This General Memorandum reports on a Ninth Circuit decision on the application of the Federal Unemployment Tax Status Act to Indian tribes and an Eighth Circuit decision on the power of states to tax tribal income earned outside the taxing state and also outside of Indian Country.
Blue Lake Rancheria v. United States
On August 11, 2011, the United States Court of Appeals for the Ninth Circuit decided an important case on the application of the Federal Unemployment Tax Status Act (FUTA) to Indian tribes. In this case, the Blue Lake Rancheria sought a refund of taxes paid under FUTA on the employment of certain employees of a tribally owned for profit business, Mainstay Business Solutions (MBDS). Under the Internal Revenue Code, the definition of employment excludes “services performed in the employ of an Indian tribe, or any instrumentality” of a tribe. 26 U.S.C. § 3306(c)(7). The lower court held that the exemption applies only when the tribe is the “common law employer,” and not where it is only a “statutory employer” which is only responsible for paying the wages of the employees. According to the lower court, the Tribe failed to establish that it was the common law employer of the workers.
The Court of Appeals agreed that statutory employers are not exempt from FUTA but also held that the Blue Lake Rancheria was exempt because it was the “common law employer” of the relevant employees. It held that in determining whether an entity is a common law employer the court should apply the rules laid down by the Supreme Court in Community for Creative Non-Violence v. Reid, 490 U.S. 730 (1989) (whether the employer controls the manner and means by which the product is accomplished; the skill required; the source of the instrumentalities and tools; the duration of the relationship; whether additional projects can be assigned; and a number of other factors.) See also Treasury Regulation § 31.3306 (i)-1(b).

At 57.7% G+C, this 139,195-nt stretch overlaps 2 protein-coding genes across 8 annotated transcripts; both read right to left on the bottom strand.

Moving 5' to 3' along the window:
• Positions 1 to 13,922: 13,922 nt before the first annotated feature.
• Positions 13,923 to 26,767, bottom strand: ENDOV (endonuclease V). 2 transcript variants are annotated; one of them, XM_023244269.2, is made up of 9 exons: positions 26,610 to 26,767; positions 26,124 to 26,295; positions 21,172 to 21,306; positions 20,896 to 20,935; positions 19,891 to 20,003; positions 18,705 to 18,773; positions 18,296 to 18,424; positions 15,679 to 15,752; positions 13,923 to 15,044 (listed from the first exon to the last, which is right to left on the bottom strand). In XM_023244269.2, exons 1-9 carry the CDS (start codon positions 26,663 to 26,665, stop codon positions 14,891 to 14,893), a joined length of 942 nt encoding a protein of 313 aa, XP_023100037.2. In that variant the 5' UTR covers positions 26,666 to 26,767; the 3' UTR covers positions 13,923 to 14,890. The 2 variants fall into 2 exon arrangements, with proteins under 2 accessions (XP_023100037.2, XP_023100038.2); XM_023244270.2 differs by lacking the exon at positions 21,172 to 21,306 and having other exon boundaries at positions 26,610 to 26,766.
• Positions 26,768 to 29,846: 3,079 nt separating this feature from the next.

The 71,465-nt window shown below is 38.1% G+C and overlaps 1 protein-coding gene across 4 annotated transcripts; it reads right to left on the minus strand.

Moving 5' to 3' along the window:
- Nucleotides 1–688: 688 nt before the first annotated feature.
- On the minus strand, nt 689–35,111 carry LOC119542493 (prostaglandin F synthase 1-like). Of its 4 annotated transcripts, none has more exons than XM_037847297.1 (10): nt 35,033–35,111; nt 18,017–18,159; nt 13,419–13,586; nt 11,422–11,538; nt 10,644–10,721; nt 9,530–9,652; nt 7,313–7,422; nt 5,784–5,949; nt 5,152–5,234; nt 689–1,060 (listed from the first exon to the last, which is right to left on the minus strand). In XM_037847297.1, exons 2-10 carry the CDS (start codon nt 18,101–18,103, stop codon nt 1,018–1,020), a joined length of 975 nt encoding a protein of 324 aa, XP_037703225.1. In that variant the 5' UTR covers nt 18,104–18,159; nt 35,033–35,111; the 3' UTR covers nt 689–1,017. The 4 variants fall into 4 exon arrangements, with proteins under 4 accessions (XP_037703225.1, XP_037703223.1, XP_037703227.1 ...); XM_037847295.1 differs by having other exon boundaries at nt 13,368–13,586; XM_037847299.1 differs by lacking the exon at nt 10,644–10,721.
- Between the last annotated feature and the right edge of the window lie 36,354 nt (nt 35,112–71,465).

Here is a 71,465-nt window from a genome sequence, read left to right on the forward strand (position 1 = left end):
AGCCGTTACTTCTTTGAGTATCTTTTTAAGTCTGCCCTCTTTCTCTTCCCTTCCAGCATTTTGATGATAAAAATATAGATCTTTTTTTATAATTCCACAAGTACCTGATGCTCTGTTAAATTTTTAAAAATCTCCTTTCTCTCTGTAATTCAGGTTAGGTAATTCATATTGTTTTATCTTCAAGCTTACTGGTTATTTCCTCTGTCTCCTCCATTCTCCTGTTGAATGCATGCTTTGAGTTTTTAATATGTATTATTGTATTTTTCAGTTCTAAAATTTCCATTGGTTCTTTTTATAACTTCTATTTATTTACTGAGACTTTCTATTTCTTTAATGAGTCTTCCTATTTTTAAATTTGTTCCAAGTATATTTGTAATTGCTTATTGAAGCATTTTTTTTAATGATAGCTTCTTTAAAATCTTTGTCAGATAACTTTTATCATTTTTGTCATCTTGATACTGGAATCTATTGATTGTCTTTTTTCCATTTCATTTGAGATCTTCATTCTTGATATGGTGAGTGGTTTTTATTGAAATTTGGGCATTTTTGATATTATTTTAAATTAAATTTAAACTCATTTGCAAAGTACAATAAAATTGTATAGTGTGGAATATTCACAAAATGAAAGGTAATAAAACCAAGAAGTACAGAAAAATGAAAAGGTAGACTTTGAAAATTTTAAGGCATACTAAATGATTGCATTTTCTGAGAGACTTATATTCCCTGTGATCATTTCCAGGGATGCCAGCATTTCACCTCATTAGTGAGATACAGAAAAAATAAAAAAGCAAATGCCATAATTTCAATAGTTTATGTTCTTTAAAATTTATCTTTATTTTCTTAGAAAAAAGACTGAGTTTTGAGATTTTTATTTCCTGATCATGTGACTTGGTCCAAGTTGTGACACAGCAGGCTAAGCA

Fond du Lac Band of Lake Superior Chippewa v. Frans
In this case, the Fond du Lac Band sought to prevent state taxation of out-of-state pension income of members of the Band. After discussing the leading cases of McClanahan v. Ariz. State Tax Comm’n, 411 U.S. 164 (1973), which held that tribes could not be taxed on income earned on their reservations by a state (unless specifically authorized by Congress), and Mescalero Apache Tribe v. Jones, 411 U.S. 145 (1973), which held that tribes could be taxed by states on activities “occurring within the State but outside Indian country,” the Court of Appeals observed that the Fond du Lac facts fell between the two decisions. It concluded that the phrase “within the State” did not mean to limit the exemption to income earned within the taxing state. As a result, it held that the exemption did not apply to the income earned by members of the tribe in another state and outside Indian Country. A strong dissent argued that a reservation tribe is exempt even though the income is earned in another state, relying on Cohen’s Handbook of Federal Indian Law, p. 695 (2005), n. 207, and other authority.
We will follow both Blue Lake Rancheria v. United States and Fond du Lac Band of Lake Superior Chippewa v. Frans if they are appealed. Please let us know if we may provide additional information regarding either case.